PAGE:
Day 4 Olveiroa to Negreira (33.1 km)


According to John Brierley, this is the longest day. It is also a day with some route finding challenges unless you are lucky enough to meet peregrinos coming the other way. On this stretch, you really do have to imagine that you are coming from Santiago, position yourself to see the mojon and then turn around and go the way your back was pointing.


Leaving Olveiroa is straight forward. You walk out of the town on road in front of Casa Loncho (i.e. leaving Casa Loncho, you turn left onto the road). You continue on to a bridge (Ponte Olveiroa) where there is a pension. Just after this, you turn left. Watch out for markers. This takes you past farms. You come to a Y junction and watch out for marker that indicate that you need to take the right hand branch (the arrows are for people coming from Santiago). From here, you follow the markers going in the opposite way. At one point, you will see signs advertising a temporary diversion (desvio). Ignore this and stick to the road. I followed the diversion and ended up in a farm yard where helpful lady told me I needed to go back. You pass houses and villages but there is not a single bar, café, shop or even a fuente until you hit the bar/Albergue Santa Maria (981 852 897)just before Maronas. So again, make sure that you are well provisioned. There are two bars here. Shortly after the second bar, you take a road that bears off to the right. You continue on this until it becomes a track. At this point, there are few markers, but seeing the back end of signs advertising albergues and taxis does reassure you. For here to Vilaserio, you have to be careful about the route, particularly when it ends up at a T junction with the main road. At the first T junction, you go right onto the road and then shortly after, you go left off the road onto a track again. There are mojones here but its not obvious which way to turn if you are going to Santiago. I was lucky enough to see people coming the other way. There is nothing in the way of provisions until you arrive in Vilaseria.As you enter the village, you pass the municipal albergue, which is a school room with mattresses. After this, you take a right turn off the main road. This takes you past two bars. The first serves food and has an albergue (A Nosa Casa 981 89 35 61). I met the Irish ladies here too. They had gotten lost on the bit where I was lucky enough to spot peregrinos coming the other way.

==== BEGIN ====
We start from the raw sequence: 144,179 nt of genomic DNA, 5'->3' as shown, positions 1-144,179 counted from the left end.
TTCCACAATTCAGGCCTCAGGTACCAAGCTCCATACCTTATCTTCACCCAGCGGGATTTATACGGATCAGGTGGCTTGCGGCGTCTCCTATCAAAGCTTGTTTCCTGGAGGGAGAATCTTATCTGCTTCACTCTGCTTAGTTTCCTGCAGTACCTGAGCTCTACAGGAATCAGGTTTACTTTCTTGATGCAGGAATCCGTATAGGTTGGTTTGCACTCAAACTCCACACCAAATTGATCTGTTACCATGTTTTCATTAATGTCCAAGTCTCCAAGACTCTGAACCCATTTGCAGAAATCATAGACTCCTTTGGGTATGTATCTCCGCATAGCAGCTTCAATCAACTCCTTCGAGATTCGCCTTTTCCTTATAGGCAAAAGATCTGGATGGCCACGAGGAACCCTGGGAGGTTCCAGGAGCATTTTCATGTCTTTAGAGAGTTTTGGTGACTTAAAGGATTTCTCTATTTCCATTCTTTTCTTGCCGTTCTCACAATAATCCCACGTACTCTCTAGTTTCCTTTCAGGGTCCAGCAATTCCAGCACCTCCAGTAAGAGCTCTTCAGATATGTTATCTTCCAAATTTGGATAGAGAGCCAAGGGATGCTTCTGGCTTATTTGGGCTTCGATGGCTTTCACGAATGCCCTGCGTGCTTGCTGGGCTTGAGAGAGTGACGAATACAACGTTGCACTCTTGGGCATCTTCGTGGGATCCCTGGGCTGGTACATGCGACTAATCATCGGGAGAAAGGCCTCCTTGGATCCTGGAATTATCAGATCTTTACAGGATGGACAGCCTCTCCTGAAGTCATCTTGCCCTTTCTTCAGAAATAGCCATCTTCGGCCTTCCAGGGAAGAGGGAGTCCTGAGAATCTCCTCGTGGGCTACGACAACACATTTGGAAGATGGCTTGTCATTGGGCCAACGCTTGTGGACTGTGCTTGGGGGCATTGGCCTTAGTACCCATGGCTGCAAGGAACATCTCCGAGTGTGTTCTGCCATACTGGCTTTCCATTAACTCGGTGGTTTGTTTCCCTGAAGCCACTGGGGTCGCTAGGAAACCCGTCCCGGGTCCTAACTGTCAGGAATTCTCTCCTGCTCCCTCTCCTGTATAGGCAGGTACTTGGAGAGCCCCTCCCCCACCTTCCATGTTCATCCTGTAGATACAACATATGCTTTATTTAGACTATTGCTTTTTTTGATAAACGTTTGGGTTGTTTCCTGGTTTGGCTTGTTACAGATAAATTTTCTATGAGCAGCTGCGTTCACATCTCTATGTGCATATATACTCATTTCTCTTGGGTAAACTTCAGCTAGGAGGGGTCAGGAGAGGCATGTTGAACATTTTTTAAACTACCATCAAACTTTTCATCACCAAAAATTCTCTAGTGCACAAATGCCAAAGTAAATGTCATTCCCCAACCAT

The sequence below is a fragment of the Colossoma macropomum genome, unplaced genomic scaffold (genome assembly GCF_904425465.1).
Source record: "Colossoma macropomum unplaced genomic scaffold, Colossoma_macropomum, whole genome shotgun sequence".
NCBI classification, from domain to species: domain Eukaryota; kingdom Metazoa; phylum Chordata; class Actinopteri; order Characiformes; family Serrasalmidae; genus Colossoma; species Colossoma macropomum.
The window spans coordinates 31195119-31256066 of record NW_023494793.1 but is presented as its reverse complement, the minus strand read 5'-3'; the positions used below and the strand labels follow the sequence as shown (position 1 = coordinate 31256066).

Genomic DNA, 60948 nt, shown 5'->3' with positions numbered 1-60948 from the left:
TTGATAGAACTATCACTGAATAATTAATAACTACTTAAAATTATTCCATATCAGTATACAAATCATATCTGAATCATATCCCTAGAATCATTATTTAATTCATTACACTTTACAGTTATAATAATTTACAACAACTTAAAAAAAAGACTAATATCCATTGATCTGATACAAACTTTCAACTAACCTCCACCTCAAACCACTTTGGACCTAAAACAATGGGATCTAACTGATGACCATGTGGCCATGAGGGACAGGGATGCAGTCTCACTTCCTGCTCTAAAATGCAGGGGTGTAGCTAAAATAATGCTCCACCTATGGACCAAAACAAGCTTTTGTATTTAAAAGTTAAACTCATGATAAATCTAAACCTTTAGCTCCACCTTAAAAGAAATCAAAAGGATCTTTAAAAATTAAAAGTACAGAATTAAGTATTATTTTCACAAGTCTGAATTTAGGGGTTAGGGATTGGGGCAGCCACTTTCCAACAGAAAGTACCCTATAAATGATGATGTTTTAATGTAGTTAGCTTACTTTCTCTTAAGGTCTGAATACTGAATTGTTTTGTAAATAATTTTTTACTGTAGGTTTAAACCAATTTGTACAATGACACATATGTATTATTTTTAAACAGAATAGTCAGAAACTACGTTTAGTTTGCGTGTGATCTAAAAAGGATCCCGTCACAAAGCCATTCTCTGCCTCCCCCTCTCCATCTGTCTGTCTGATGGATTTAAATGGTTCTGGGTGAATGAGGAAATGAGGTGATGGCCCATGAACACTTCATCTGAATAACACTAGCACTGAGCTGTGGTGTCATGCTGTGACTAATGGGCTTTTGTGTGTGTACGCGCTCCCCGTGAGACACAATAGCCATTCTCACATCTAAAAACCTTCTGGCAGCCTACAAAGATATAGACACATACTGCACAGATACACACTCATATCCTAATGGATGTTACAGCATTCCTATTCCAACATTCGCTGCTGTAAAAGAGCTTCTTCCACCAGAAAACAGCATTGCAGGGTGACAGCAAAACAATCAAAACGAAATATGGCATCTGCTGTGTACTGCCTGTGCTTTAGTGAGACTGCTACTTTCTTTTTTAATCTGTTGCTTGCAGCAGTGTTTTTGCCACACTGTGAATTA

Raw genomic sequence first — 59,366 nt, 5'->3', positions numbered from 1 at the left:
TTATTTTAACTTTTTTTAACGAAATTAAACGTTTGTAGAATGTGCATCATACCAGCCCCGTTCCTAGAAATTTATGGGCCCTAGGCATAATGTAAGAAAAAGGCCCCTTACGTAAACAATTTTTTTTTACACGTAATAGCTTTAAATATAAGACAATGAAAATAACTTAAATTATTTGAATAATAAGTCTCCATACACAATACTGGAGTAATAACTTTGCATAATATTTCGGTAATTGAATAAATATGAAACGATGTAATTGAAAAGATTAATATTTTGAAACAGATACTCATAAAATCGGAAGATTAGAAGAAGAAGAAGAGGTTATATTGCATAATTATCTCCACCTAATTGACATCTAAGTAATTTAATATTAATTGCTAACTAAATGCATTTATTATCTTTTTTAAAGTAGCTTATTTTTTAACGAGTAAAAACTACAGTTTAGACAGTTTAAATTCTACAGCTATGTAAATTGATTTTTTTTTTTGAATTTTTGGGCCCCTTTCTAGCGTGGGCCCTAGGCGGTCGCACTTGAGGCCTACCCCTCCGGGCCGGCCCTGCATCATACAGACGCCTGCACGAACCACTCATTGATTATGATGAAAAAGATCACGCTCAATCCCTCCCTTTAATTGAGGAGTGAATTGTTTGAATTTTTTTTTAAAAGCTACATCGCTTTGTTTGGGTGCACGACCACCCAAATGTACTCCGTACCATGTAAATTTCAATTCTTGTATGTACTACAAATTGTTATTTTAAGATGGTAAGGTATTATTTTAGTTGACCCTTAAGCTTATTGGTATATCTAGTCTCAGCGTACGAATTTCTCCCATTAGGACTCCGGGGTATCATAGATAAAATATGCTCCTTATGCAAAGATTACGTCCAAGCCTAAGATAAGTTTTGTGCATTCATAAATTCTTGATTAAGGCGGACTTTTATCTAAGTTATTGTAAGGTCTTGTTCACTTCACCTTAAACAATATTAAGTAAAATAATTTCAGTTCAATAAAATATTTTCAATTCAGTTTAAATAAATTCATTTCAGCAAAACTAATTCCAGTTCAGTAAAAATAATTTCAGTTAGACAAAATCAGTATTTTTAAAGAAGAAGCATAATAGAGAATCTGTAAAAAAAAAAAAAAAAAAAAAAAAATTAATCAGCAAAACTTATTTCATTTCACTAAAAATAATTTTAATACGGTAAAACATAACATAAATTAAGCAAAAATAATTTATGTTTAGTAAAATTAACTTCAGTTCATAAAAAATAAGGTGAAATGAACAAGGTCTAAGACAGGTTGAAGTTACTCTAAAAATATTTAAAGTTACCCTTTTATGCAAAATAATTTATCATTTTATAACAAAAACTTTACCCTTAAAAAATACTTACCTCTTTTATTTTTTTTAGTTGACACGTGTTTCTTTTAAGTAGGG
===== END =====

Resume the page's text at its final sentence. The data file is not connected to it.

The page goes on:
From Vilarserio, its about 12km to Negreira. Near the second bar, you will see a roughly painted sign and an arrow pointing you up a dirt path to the left. This eventually takes you to the main highway to Negreira. You climb gradually until you there is a turn off to the left on a dirt track. This is not well indicated and I was lucky enough to be directed there by a local. The track comes eventually comes back to the main road. Before Portocamino, you are directed to turn off the main road to the left. I totally missed this. This is supposed to take you through track in the forest which leads to the albergue. I ended up on the main road and by the time I figured out that I had missed this turn off, another local person told me to just stick to the main road and I would come into Negreira. So I did this for 7km and at least got to count down the kms according to the signs on the road. As I came into town, I saw that the main bit of Negreira was to the left, so I headed there and went through a lovely stone gate. I was exhausted and so stayed in the first hotel I saw, which was the Mezquita Pension which also has the El Carmen Albergue. (981 8816 52 or 636 12 96 91). The Albergue was full, but the hotel bit had rooms, so I happily took one of these. The shower had sit down bit which was wonderful for soaking tired feet. Breakfast is included in the hotel price, but not in the albergue price.


Day 5: Negreira to Santiago de Compostela (22.4km)